How Racing Point loophole is closed with 2021 F1 regulations

Full details of F1's ban on reverse engineering have been revealed. The new technical regulations aim to prevent copycat cars following the Racing Point-Mercedes brake duct saga

Racing Point, Mercedes 2020 Portuguese GP

Racing Point's reverse engineering process has been outlawed for 2021

Bryn Lennon - Formula 1/Formula 1 via Getty Images

Formula 1 cars that look too similar will be investigated by the FIA, under new regulations published by motor racing’s governing body.

The rules aim to prevent a repeat of this year’s Racing Point, which is an undisguised imitation of last year’s Mercedes, and will ban teams from reverse engineering by using photographs and scans to produce 3D models of their competitors’ cars.

However, Racing Point will not have to redesign its car, as the regulations begin with a clean sheet. Any designs that were raced in this year’s season-opening Austrian Grand Prix will not be counted as reverse engineering.

The new rules suggest that technology had overtaken the previous regulations, with teams able to replicate rival designs without resorting to old-fashioned methods, such as stealing blueprints or recruiting a spy in another pit garage.

Earlier this year, Mercedes team principal Toto Wolff said that a leading competitor had been seen scanning the 2019 championship-winning car with a 3D camera while it was in the pits and on track.

From next year, all listed parts — such as brake ducts, front impact structure and bodywork — which must be made by, or uniquely for, a team, cannot be reverse-engineered, according to the FIA definition.

If one car resembles another, then the FIA will investigate and make a decision on whether parts have been illegally copied. The process is likely to rely heavily on evidence from the design process.

Under the 2021 technical regulations, Racing Point’s statements that it developed its car using photographs of last year’s Mercedes could be an admission of guilt.

The regulations state:

No competitor may design its Listed Team Components (LTCs) based on reverse engineering of another competitor’s LTC. For the purpose of this Article, ‘reverse engineering’ shall mean:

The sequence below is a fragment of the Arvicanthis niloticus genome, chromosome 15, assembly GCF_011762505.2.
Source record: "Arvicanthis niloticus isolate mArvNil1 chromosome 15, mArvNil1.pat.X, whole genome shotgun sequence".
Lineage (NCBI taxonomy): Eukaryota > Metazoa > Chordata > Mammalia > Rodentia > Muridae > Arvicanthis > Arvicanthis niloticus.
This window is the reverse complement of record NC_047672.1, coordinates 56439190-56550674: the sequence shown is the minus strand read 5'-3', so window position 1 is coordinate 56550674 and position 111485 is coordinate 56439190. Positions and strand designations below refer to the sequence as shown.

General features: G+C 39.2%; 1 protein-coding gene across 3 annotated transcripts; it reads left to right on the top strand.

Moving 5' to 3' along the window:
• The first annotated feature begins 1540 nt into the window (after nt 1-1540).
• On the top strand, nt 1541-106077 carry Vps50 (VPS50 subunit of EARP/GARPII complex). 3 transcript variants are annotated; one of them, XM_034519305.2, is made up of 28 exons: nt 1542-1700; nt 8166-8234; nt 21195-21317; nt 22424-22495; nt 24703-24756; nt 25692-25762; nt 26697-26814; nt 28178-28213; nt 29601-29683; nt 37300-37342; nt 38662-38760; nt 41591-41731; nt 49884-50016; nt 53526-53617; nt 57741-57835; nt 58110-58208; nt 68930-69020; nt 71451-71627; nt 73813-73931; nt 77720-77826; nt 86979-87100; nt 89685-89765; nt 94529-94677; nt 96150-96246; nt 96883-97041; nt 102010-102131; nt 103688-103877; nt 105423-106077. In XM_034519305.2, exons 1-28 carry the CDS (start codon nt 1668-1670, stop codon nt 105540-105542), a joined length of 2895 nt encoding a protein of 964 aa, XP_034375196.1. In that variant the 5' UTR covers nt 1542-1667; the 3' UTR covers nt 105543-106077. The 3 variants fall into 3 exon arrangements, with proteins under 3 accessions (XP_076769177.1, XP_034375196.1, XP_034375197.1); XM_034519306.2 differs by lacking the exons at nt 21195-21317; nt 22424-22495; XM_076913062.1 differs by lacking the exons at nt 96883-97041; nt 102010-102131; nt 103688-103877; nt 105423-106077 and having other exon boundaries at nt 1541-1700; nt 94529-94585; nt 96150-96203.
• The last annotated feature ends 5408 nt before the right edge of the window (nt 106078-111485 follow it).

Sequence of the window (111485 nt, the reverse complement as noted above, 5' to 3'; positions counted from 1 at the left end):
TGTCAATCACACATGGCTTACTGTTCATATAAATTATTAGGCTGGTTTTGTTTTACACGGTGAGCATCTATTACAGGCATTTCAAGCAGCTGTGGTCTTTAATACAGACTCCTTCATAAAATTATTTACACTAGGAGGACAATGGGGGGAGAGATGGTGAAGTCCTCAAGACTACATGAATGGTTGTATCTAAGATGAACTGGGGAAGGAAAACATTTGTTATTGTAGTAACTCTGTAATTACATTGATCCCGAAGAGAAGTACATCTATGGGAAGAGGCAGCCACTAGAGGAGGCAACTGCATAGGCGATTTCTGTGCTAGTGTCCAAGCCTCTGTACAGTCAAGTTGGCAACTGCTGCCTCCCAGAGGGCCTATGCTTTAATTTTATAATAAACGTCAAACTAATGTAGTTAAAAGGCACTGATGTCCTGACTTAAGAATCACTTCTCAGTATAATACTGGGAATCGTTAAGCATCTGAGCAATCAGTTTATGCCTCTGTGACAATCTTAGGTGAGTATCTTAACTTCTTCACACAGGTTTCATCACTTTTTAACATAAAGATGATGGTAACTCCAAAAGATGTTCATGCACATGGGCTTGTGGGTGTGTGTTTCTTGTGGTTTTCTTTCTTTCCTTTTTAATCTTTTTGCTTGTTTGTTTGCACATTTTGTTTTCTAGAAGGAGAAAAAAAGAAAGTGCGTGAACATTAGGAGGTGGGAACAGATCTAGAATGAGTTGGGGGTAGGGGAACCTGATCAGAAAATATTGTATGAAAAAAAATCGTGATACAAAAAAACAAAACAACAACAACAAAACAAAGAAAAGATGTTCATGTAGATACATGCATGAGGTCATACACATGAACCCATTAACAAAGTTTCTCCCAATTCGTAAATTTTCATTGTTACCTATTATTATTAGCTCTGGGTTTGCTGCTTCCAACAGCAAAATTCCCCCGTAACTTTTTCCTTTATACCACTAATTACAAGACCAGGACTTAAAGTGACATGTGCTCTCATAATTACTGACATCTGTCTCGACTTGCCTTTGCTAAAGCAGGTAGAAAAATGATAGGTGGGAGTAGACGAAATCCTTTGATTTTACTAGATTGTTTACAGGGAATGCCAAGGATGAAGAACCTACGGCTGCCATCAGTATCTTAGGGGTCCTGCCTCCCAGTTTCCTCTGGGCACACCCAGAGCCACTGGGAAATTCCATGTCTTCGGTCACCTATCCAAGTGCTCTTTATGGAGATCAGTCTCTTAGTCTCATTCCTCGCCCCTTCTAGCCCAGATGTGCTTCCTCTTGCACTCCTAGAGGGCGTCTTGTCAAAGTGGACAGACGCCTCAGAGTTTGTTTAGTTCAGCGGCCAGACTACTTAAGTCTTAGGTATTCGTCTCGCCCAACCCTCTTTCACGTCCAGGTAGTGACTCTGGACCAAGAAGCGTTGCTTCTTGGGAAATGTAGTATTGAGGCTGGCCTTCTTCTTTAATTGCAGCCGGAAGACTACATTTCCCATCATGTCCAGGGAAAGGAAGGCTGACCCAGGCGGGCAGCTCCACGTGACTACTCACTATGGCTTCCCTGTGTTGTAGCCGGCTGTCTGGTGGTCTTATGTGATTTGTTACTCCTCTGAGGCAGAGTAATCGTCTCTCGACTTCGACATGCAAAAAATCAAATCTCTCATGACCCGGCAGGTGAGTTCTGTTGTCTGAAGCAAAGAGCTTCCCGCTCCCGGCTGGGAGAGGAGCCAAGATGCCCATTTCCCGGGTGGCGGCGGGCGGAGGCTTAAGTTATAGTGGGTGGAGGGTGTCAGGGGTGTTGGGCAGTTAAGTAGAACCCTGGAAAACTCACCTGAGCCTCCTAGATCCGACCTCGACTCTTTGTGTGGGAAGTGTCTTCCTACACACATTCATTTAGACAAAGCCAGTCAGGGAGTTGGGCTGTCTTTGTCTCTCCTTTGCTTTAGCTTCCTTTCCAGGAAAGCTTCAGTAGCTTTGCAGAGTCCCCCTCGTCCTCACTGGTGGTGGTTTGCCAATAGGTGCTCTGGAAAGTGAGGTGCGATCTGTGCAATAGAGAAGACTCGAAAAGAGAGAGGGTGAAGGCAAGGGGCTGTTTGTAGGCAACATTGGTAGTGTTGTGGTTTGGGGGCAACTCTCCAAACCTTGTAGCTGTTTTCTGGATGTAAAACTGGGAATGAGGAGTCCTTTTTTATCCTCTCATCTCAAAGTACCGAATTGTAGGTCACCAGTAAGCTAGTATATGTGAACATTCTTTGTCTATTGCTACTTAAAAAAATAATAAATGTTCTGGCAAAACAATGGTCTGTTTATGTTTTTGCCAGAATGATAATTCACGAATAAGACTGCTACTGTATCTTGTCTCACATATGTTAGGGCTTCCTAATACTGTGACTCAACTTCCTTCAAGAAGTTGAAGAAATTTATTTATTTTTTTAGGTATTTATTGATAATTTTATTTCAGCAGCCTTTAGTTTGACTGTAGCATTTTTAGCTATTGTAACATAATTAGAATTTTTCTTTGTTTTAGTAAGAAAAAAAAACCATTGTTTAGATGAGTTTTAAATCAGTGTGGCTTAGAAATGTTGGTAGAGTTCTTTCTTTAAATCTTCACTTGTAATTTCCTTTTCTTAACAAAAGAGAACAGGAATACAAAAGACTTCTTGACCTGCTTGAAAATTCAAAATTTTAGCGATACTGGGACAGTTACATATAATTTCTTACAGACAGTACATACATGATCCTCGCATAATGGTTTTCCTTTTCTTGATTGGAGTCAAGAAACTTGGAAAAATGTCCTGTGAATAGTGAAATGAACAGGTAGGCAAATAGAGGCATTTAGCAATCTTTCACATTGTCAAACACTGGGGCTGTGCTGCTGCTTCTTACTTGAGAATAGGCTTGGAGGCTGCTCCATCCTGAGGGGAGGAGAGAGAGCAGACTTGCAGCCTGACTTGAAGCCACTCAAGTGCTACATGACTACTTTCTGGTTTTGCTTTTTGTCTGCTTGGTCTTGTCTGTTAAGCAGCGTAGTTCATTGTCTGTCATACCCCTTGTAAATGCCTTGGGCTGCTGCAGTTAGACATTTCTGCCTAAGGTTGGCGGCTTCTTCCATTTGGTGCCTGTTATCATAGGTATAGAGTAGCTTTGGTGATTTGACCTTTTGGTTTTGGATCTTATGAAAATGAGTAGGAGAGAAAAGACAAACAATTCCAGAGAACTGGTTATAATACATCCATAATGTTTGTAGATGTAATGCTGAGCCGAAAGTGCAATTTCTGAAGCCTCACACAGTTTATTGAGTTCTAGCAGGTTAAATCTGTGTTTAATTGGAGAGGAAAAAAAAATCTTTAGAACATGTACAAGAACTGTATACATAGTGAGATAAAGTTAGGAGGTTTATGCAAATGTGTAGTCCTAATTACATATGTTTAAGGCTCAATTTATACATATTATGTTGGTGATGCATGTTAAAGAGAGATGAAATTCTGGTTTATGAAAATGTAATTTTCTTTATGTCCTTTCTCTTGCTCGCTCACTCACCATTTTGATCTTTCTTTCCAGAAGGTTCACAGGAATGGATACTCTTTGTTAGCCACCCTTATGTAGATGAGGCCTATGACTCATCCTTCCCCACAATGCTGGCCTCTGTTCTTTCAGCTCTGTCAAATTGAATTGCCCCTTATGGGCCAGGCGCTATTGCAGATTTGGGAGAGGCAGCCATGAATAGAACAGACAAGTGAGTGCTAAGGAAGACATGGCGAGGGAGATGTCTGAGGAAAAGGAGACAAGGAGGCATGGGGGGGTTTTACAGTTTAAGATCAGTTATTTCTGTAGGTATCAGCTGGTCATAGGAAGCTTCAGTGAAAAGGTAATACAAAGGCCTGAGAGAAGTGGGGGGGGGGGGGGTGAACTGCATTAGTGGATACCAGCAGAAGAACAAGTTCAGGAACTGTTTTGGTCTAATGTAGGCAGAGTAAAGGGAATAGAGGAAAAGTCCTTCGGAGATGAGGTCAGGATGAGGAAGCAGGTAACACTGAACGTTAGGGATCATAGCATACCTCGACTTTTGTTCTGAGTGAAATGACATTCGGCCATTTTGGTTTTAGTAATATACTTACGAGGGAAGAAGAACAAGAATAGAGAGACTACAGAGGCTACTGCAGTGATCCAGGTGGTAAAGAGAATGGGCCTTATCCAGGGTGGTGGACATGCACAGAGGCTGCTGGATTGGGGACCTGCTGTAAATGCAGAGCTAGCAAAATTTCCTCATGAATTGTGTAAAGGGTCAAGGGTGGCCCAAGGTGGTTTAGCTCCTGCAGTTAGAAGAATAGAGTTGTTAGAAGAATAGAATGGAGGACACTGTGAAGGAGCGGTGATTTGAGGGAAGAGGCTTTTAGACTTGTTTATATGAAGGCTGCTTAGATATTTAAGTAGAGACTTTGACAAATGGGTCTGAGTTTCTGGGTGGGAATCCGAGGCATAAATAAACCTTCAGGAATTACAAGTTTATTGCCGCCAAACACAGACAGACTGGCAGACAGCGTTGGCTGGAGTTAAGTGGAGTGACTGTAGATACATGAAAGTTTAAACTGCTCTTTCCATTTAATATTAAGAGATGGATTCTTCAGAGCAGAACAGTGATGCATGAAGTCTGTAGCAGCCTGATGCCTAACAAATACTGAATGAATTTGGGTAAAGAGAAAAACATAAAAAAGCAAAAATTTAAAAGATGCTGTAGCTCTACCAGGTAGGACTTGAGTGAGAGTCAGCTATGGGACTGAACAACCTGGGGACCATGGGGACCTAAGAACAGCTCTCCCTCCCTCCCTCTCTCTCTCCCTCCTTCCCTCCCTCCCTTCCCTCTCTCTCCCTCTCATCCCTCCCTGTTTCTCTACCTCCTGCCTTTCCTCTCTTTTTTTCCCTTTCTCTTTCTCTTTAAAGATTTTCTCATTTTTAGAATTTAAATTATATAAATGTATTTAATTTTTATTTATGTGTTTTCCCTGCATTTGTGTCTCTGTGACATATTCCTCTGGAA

a. The use of photographs or images, combined with software that converts them to point clouds, curves, surfaces, or allows CAD geometry to be overlaid onto or extracted from the photograph or image
b. The use of stereophotogrammetry, 3D cameras or any 3D stereoscopic techniques
c. Any form of contact or non-contact surface scanning
d. Any technique that projects points or curves on a surface so as to facilitate the reverse-engineering process.”

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What Racing Point did wrong: brake duct penalty explained

If one listed part “closely resembles” that of another team, then an investigation can be prompted.

In an era where cars are largely differentiated by their paint scheme, the loosely-worded regulations could lead to a wave of challenges at the first race of 2021.

“In cases where isolated features of a Competitor’s LTC(s) may closely resemble the features of another Competitor’s LTC(s), it will be the role of the FIA to determine whether this resemblance is the result of reverse engineering or of legitimate independent work,” the rules state.

Teams will have to provide “data or other information that is required to demonstrate compliance” to the FIA, detailing the development of each part in question throughout the design process, including actions taken ahead of the 2021 season.

New parts based on rivals’ designs or designs that were developed ahead of the 2021 season can no longer be copied but it is up to the FIA to determine what constitutes such a breach.

The regulations only apply to new 2021 cars and brand new upgrades introduced this season, meaning Racing Point’s ‘Pink Mercedes’ is clear to continue racing.

“Any Listed Part… that was used by a Competitor during an Event of the 2019 Championship or during the first completed Event of the 2020 Championship will be deemed to have been designed by the Competitor and not be based on reverse engineering, irrespective of its origin,” the regulations say.

“The Competitor may therefore use this LTC, or develop it further, subject to such developments complying with the requirements of this Article.”

Experience from the Racing Point brake duct saga appears to have had an influence on the wording of the new regulations.

The team was penalised this year because the car’s rear brake ducts were copied from a 2019 Mercedes design. It was docked 15 championship points and fined 400,000 euros.

Brake ducts only became listed parts this season. Last year, Racing Point legally received blueprints of Mercedes’ 2019 designs and used them as the basis for the front ducts on last year’s car – when they were not listed parts. The ducts were updated for the 2020 challenger and used legally.

However, Racing Point also based the 2020 car’s rear brake ducts on Mercedes’ designs, but these were ruled illegal because they had not been used in 2019. The new rules explicitly outlaw the practice.

“For all LTCs used during the 2021 Championship, the restrictions described in this Article apply to their entire design process, including actions carried out before the 2021 calendar year,” they say.